I have not yet tried to listen to the conference call, but am reading the transcript which seems very carefully done. I've never seen Thom's name spelled that way before and perhaps it just indicates the assumption of the transcriber, but I'll be watching to see if Iacarella prefers it.
The first thing I want to comment on is Dan's noting that the expected long term EPS growth of 10 to 15%, while not impossible to attain in the remainder of this year, will be difficult. That is how I would have expected Moquist to talk and then to surprise. In Rykhus' case, I'd say it's more a statement of acknowledged fact and a warning.
I expect to be in Austin, TX and will look in on this new "state of the art R&D center". That is for ATD but the one N. of Sioux Falls is also ATD's for the most part, though EFD also has a facility or two up there. It is becoming confusing but I believe the two are comparable and I saw an ad for an engineer in Austin last time which indicated that the hiree could work either in Sioux Falls or Austin. So part of the justification for two R&D facilities is that they can hire more talent which wishes to live in either place, but at the expense of additional administrative difficulty. I'm guessing it's easier to hire out of work engineers in Austin than in SF.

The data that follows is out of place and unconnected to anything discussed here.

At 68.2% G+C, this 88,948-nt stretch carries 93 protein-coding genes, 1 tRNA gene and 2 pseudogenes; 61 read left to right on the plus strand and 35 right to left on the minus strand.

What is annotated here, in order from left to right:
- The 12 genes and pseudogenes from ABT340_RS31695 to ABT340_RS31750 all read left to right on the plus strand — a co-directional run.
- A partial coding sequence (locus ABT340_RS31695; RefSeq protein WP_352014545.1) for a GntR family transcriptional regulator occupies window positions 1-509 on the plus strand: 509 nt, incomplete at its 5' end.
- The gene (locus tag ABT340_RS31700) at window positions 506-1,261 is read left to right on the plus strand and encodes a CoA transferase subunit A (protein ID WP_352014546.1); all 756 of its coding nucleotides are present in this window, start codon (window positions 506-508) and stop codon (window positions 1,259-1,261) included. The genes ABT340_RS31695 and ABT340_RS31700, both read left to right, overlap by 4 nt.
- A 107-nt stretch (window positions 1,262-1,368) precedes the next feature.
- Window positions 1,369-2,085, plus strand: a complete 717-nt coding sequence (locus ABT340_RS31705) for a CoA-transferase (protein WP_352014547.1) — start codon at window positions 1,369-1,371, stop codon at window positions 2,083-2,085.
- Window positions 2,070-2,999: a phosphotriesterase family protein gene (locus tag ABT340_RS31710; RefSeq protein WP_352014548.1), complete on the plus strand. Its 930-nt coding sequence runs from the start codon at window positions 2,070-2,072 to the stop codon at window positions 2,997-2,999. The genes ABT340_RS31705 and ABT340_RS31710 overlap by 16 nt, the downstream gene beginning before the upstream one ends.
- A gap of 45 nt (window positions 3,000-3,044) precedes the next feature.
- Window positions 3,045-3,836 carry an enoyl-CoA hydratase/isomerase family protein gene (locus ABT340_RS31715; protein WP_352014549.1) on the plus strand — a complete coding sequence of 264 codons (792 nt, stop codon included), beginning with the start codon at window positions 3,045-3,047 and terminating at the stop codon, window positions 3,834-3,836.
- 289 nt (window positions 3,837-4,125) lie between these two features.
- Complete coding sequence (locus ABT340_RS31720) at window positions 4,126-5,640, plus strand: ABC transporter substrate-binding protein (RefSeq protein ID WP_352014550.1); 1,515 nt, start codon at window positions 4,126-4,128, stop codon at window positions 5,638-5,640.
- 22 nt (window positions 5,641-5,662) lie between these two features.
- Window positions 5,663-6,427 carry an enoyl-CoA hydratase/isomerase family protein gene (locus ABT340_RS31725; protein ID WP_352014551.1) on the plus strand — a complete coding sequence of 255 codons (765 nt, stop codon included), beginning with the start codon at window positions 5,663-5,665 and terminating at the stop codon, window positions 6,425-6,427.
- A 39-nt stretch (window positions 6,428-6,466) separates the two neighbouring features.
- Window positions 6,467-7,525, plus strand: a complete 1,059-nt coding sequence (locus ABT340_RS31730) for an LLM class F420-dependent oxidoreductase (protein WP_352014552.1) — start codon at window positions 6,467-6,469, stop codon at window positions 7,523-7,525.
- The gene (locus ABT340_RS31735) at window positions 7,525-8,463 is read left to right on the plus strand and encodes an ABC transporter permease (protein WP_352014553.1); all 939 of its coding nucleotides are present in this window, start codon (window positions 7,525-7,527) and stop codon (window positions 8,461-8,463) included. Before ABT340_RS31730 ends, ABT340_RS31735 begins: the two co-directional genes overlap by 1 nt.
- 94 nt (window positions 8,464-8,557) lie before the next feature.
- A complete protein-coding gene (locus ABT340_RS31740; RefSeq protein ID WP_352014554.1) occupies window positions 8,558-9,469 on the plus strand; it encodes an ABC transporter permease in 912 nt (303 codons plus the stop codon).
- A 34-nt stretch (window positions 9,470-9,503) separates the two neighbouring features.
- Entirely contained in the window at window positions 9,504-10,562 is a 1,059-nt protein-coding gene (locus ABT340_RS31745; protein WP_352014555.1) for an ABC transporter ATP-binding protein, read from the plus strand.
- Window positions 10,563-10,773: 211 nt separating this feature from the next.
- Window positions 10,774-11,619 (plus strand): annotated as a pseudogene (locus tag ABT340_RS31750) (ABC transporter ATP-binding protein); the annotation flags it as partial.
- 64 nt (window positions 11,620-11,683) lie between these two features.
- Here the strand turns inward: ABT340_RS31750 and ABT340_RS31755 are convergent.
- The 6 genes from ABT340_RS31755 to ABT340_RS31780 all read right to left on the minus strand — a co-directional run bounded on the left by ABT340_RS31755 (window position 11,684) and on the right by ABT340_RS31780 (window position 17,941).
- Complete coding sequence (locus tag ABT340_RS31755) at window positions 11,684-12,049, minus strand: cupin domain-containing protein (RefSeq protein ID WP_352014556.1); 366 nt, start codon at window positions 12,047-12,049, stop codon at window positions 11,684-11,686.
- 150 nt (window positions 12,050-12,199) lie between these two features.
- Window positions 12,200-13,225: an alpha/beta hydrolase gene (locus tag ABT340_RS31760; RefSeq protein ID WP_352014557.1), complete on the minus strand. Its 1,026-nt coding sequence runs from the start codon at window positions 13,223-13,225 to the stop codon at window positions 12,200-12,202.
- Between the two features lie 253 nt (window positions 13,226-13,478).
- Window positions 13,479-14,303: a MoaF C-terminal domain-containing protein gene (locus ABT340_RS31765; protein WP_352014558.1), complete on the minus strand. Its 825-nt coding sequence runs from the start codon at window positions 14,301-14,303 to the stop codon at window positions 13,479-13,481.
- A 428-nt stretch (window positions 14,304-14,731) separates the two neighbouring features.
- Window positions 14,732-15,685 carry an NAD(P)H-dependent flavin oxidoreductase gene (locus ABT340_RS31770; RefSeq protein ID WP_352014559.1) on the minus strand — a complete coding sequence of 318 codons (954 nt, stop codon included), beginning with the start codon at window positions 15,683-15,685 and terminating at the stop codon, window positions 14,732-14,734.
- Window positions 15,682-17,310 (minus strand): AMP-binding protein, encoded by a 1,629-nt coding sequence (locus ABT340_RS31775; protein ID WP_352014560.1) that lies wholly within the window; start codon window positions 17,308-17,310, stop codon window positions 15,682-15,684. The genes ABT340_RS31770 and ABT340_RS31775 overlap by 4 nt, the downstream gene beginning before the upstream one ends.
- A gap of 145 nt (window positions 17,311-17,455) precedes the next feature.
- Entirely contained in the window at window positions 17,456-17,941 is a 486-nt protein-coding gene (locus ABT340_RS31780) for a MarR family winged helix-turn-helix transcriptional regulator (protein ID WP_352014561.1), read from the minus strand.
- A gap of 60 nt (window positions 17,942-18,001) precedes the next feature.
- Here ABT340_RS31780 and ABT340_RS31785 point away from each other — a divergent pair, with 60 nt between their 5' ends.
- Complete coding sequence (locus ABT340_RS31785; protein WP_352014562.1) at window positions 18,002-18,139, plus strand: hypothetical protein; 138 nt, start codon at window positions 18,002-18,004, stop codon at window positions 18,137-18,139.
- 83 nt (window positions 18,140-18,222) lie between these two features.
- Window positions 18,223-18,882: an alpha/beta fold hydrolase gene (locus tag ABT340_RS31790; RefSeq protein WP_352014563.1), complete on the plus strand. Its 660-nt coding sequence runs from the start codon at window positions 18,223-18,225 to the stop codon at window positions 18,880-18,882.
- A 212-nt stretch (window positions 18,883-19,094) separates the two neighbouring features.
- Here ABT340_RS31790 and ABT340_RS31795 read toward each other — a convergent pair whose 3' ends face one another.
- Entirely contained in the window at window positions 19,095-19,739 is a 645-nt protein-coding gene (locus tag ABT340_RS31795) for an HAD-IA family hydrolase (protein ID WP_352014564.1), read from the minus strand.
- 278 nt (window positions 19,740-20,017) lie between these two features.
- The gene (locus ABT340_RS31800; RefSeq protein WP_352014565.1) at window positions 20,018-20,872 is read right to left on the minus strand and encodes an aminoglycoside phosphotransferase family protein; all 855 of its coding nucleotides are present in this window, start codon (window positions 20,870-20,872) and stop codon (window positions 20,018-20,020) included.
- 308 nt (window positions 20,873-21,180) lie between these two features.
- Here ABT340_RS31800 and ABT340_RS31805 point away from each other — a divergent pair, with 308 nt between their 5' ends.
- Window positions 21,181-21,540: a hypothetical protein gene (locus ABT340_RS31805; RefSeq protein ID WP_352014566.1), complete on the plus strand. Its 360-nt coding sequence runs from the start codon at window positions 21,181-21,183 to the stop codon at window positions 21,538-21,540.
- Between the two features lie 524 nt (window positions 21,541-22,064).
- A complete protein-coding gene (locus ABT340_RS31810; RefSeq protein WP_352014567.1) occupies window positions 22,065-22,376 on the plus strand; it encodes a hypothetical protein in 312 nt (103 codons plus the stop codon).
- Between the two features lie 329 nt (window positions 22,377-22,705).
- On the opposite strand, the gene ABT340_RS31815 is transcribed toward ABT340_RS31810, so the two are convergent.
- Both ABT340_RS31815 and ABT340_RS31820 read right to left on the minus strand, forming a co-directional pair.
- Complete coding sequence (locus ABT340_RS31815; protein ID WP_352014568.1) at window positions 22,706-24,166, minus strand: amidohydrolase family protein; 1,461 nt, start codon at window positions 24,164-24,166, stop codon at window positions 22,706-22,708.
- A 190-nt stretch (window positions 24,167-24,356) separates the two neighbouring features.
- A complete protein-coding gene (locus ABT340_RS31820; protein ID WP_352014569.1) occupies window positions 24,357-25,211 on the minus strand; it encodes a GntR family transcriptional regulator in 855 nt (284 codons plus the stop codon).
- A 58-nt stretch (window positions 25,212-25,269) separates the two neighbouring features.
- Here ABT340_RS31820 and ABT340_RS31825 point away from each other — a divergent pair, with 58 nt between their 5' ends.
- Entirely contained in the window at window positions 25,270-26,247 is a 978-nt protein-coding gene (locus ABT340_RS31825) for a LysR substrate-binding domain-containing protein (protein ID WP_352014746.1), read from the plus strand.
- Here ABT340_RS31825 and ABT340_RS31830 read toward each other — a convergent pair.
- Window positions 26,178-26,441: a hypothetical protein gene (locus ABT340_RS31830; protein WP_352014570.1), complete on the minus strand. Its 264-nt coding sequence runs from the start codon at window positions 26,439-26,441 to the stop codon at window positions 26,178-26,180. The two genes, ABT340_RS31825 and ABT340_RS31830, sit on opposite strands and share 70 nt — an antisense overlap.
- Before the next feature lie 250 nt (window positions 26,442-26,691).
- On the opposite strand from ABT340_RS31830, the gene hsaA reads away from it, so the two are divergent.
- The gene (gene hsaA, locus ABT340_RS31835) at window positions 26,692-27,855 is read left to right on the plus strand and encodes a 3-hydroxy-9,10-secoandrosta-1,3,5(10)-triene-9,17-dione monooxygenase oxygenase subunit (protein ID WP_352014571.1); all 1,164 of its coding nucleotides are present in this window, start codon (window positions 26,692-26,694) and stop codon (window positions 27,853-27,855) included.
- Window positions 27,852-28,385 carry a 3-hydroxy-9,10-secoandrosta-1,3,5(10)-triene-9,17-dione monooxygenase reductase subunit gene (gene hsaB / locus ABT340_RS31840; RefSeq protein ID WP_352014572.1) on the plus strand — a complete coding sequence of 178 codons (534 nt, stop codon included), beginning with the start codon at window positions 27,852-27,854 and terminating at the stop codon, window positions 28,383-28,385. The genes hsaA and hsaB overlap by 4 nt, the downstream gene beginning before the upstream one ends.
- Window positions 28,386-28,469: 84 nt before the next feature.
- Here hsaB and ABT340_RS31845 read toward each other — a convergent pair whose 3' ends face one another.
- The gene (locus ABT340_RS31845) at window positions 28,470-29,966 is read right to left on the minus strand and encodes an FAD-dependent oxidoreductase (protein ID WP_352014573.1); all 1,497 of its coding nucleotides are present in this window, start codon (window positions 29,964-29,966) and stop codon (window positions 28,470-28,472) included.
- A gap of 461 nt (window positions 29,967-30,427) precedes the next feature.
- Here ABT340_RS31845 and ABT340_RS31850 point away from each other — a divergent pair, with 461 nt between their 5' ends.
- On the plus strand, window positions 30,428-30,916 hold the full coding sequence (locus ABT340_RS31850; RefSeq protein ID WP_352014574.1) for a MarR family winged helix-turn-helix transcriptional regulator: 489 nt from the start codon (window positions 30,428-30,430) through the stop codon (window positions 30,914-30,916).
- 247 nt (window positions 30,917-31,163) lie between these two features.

Thom has improved our insights lately by carefully telling us where new investment is being made--usually in terms of manpower I think, but also space and equipment perhaps. I'll post a quote from his prepared comments to begin my next post. But I note that he justifies the increase in overhead by saying that he (and the company) believe that former constraint in headquarters support restrained results in the divisions. I would say that comment reconfirms my understanding of what Dan felt was necessary in order to create his own exceptional leadership results at Raven. Thom is supporting Dan's orientation (as I would expect a good CFO to do).
What I take from the summary in the preceding post is that Dan and Thom continue to believe that they have the right strategy and are not too scared of overdoing the addition of overhead yet to keep building more of it. From that I rather expect an even larger corporate overhead number next quarter and I question how much more sales will be available to cover those expenses. For my investment dollars, I think I'm coming to the conclusion that we are apt to be entering a period of unpredictable EPS comparisons or even negative ones. There is just too much change going on at Raven to be assimilated easily or efficiently.
Again, I'm not saying it is wrong--just that I cannot predict earnings levels as I used to because the overhead won't stay down. Or maybe I really believe EPS will be weak for a few years. I can live with that though I suppose I wish I'd postponed that purchase this morning which did not replace shares previously sold at higher prices. $30 is the highest price I've ever paid for Raven stock except when explicitly replacing shares sold higher--in fact it is nearly twice what I've ever paid before. It may well be a mistake.